Many a politician and bureaucrat has visited the village in the interim, including Madhya Pradesh Chief Minister Babulal Gaur. Top police officials have been transferred and a police station has been set up in Bhanwarpura.

Crying over the bodies of family members killed by the Gadariya gang in Bhanwarpura village.-

But, adds Amar Singh, "The leaders have all gone back where they came from. Why will they stay here? Now, we want development and security. Let the government announce a package; let them build a web of roads all over the area, so that the police can get here sooner and we feel more secure. We need electricity. We need a veterinary hospital. We need work. Destruction can only be compensated by development."

Mahendra Singh Kushwah, the Bahujan Samaj Party candidate for the municipal elections in Shivpuri, said: "Even in Shivpuri town, between noon and 6 p.m., there is no electricity, and water comes only on alternate days. The only industry here was stone quarries. But since the area was declared a `reserved forest, most quarries have been closed down."

The local people estimate that the closure of the quarries led to at least 25,000 people being thrown out of work. Incidentally, the Gadariya brothers used to work as labourers in the stone quarries near Shivpuri before they `took to the forests'.

"The Gadariya brothers used to load stones in our quarry. We didn't expect them to turn on us. But recently, they kidnapped my uncle Nasir and my cousin Munna", said Irshad Khan, whose family has been in the stone quarrying business for over six decades.

Khan added that the closure of the quarries was a huge mistake. "The forests do not have any cheetahs or tigers. The hills are ideal for stone-mining. Many quarries exist unofficially, because top politicians in Gwalior and Bhopal have a stake in them. The Gadariyas were given money to `protect' the mines and ward off forest officials."

Irshad Khan agrees that weapons are freely available to most people. "We need them around here. I am training my children, including the girls in the family, to use guns."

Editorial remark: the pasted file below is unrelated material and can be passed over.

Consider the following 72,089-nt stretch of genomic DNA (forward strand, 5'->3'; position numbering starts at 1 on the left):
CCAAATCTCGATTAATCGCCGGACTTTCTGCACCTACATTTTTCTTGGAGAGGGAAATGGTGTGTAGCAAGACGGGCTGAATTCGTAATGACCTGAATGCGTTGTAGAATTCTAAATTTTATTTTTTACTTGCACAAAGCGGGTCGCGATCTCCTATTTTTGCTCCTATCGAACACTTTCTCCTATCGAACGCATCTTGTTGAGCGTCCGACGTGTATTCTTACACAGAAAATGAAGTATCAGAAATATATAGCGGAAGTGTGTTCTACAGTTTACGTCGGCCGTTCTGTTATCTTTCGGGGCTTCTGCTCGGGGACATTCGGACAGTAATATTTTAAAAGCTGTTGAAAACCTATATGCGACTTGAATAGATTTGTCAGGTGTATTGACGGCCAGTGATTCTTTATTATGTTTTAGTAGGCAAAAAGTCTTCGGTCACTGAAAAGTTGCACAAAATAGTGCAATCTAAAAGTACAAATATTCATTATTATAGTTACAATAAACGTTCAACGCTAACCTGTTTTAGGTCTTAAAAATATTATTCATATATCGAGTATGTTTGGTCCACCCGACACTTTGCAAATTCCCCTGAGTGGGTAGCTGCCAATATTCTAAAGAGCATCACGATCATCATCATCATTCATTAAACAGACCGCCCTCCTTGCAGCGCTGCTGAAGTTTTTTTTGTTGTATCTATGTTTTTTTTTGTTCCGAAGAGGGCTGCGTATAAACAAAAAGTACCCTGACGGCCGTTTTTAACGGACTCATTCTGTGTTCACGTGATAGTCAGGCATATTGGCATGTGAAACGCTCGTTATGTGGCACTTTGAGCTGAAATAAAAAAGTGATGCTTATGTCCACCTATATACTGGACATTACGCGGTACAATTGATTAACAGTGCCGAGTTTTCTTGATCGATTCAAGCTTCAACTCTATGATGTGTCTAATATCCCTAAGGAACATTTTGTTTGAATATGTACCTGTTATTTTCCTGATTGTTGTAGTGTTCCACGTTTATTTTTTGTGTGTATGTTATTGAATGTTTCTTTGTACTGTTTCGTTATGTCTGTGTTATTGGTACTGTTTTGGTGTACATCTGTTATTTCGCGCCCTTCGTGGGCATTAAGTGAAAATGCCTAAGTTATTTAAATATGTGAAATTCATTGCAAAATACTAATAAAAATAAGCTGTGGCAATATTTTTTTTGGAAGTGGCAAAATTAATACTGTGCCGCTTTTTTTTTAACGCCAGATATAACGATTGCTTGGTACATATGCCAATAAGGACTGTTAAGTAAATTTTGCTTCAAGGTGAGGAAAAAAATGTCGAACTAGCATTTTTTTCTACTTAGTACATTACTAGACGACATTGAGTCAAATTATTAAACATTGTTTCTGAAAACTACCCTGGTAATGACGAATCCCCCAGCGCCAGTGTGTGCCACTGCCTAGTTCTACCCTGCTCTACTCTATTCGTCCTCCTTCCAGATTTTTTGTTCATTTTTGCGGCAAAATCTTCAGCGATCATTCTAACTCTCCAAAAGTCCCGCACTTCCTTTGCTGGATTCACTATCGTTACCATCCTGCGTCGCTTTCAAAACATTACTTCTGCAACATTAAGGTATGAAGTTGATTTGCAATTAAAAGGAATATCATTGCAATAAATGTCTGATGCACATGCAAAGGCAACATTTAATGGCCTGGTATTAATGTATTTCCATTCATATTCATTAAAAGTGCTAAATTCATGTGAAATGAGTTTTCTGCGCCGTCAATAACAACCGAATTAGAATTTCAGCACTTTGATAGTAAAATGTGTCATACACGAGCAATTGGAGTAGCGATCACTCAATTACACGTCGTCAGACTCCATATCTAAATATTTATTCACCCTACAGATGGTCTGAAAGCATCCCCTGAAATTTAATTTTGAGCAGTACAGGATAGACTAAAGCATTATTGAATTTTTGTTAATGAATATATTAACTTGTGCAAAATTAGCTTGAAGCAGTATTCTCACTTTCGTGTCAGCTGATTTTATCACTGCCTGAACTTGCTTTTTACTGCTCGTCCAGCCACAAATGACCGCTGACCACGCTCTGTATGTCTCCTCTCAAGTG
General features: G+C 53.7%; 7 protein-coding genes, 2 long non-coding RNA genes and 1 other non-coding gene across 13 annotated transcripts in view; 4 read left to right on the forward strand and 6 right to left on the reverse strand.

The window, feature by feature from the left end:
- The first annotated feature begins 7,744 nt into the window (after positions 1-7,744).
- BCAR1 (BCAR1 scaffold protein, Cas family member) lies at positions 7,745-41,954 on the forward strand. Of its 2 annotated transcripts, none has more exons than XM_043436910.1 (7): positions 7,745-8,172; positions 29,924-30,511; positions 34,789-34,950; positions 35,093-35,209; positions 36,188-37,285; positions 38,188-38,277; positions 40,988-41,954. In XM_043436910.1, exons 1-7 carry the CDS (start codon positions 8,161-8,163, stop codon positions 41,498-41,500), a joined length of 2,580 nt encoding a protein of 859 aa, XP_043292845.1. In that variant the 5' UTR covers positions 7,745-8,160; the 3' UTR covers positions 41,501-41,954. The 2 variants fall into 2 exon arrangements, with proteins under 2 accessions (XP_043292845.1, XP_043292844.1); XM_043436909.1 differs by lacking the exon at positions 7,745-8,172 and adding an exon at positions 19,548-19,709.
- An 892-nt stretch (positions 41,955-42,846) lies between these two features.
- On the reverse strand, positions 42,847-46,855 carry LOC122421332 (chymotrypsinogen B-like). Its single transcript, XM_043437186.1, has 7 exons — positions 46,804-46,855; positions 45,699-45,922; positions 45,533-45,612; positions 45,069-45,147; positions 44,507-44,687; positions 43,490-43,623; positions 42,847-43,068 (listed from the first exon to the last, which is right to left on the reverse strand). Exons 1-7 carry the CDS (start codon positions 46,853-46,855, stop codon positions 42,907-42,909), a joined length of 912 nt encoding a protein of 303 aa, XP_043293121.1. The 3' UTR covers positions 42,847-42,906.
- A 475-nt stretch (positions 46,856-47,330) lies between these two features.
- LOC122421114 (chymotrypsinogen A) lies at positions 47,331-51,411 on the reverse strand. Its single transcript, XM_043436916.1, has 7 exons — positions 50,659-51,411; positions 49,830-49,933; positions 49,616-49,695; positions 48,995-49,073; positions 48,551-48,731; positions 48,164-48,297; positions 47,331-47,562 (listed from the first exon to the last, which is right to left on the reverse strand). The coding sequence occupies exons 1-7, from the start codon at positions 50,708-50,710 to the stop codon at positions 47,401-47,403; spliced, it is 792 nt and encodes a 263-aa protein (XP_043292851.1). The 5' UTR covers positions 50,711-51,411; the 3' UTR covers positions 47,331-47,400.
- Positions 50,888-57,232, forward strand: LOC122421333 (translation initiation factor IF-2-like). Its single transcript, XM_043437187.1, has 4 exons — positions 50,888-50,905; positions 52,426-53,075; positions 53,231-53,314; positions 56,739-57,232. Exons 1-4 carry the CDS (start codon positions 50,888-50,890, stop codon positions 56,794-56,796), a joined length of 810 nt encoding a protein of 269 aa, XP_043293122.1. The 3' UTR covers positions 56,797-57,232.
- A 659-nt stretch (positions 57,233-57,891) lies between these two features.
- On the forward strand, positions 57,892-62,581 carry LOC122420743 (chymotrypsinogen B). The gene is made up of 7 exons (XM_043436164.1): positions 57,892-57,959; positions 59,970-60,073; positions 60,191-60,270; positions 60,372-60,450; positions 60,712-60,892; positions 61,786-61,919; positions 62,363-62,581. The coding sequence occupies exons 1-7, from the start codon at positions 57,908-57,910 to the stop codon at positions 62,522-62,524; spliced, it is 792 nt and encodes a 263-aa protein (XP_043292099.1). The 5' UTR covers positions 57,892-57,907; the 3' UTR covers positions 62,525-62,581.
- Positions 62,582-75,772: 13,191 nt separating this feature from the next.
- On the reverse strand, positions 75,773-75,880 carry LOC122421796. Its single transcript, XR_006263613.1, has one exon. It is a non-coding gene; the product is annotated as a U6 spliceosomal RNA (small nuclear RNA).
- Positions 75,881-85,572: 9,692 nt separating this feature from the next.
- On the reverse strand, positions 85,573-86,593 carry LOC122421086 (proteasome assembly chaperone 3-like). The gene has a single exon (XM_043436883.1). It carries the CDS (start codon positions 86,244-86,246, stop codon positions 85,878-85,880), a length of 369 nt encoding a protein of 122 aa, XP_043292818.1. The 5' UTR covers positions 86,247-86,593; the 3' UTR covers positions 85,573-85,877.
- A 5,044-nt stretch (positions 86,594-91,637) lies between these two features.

Another victim of the Gadariyas, Dr. M.K. Gupta, recounts how the gang had been willing to surrender until recently. Employed at the government Ayurvedic hospital in Shivpuri, he recounted how he had gone to Mohammadpur about 15 km away, for a health camp. "On August 9, our team was stopped by the Gadariya gang's bullets. There were health workers and nurses in the team. The gang touched the women's feet, gave them Rs.50 each, and took us away. I was held until September 3, when they released us in the Bura forest. On August 15, the gang heard a radio announcement that the administration wanted dacoits to surrender. Dayaram was in favour of surrendering. They discussed it, but Rambabu refused. The discussions about surrender continued into the next two days. Finally, when they released us, they gave us a letter for the SP (Superintendent of Police) of Shivpuri and warned us that they would be scanning the papers for news of us having delivered the letter."

The police are on the trail of the gang.-

The police are under fire from the administration and some personnel have been roughed up by angry local people. J.S. Rajput, Additional Superintendent of Police, Shivpuri, had arrested the Gadariya brothers several years ago. "They were arrested in 1996, for killing Bhagwan Lal, a police informer. They escaped when they were being taken to court. They were awarded life imprisonment in three cases. If they had stayed in jail, they would never have come out alive."

Rajput added that the gang had been able to survive only because there were no informers in the area. "Gadariya [Rambabu] enjoys local support. He is known to respect women and he pays well when he stays at someone's house. Plus, there is the fear factor. If the gang tried operating in Morena, we would have found several informers by now. Bloodlines are a factor - almost all the major gangs have been linked through family ties and people hardly ever `betray' a relative."